The self-supervised learning (SSL) paradigm is an essential exploration area, which tries to eliminate the need for expensive data labeling. Despite the great success of SSL methods in computer vision and natural language processing, most of them employ contrastive learning objectives that require negative samples, which are hard to define. This becomes even more challenging in the case of graphs and is a bottleneck for achieving robust representations. To overcome such limitations, we propose a framework for self-supervised graph representation learning – Graph Barlow Twins, which utilizes a cross-correlation-based loss function instead of negative samples. Moreover, it does not rely on non-symmetric neural network architectures – in contrast to state-of-the-art self-supervised graph representation learning method BGRL. We show that our method achieves as competitive results as the best self-supervised methods and fully supervised ones while requiring fewer hyperparameters and substantially shorter computation time (ca. 30 times faster than BGRL).
Representation learning for graphs has attracted increasing attention in recent years. In this paper, we define and study a new problem of learning attributed graph embeddings. Our setting considers how to update existing node representations from structural graph embedding methods when some additional node attributes are given. To this end, we propose Graph Embedding RetroFitting (GERF), a method that delivers a compound node embedding that follows both the graph structure and attribute space similarity. Unlike other attributed graph embedding methods, GERF is a novel representation learning method that does not require recalculation of the embedding from scratch but rather uses existing ones and retrofits the embedding according to neighborhoods defined by the graph structure and the node attributes space. Moreover, our approach keeps the same embedding space all the time and allows comparing the positions of embedding vectors and quantifying the impact of attributes on the representation update. Our GERF method updates embedding vectors by optimizing the invariance loss, graph neighbor loss, and attribute the neighbor loss to obtain high-quality embeddings. Experiments on WikiCS, Amazon-CS, Amazon-Photo, and Coauthor-CS datasets demonstrate that our proposed algorithm receives similar results compared to other state-of-the-art attributed graph embedding models despite working in retrofitting manner.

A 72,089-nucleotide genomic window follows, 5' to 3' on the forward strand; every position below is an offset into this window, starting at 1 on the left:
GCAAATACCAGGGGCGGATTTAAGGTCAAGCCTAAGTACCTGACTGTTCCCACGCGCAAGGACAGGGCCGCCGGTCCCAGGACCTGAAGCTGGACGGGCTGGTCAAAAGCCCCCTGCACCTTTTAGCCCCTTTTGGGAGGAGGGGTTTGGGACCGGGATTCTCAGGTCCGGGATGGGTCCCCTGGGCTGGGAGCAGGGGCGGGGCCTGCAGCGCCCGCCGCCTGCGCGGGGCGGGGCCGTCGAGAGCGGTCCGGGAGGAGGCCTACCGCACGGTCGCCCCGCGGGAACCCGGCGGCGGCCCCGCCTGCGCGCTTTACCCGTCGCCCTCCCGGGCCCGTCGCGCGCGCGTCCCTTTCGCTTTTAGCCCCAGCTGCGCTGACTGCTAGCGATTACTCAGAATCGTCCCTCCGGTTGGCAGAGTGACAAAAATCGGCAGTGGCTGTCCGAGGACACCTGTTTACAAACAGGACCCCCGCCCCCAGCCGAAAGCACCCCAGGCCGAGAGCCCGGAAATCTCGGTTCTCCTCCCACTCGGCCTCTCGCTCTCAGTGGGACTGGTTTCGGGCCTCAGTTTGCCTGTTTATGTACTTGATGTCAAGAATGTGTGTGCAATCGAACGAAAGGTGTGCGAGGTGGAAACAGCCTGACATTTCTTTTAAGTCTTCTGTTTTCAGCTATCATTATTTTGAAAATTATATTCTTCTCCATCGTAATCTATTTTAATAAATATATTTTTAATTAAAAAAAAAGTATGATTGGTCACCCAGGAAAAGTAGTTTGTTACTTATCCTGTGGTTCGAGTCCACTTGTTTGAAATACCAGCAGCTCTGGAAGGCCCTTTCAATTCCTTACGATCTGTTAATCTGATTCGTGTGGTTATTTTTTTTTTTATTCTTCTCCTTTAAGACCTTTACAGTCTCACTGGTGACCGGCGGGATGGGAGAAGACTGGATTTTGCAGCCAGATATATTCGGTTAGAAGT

During the research visit at the Lucy Institute for Data and Society (prof. Nitesh Chawla), two projects were undertaken: (1) building representations of neural networks based on their weights and training dynamics (weight-space models), (2) development of a novel selfsupervised graph representation learning method, founded on the Joint Embedding Predictive Architecture. Responsibilities span across the full research stack, i.e., problem definition, model implementation and experimental evaluation.
Tech stack: Python, PyTorch, DVC, Scikit-learn, Hydra, PyTorch-Geometric, GNN
Development of machine learning solutions tailored for debt collection processes. This involved the creation and deployment of predictive models, along with automation of data pipelines to enhance the efficiency and effectiveness of debt collection operations.
Tech stack: Python, PyTorch, DVC, Scikit-learn, Pandas, XGBoost
Development of machine learning-based recommendation solutions for company-company interactions. The role encompassed comprehensive responsibilities throughout the entire project pipeline, i.e., from the initial data preprocessing and feature engineering stages (text representations and graph building), through model development (GNN and recommendation) to the final deployment of these models, ensuring that the recommendations were fine-tuned for maximum effectiveness and tailored to the specific needs of a company.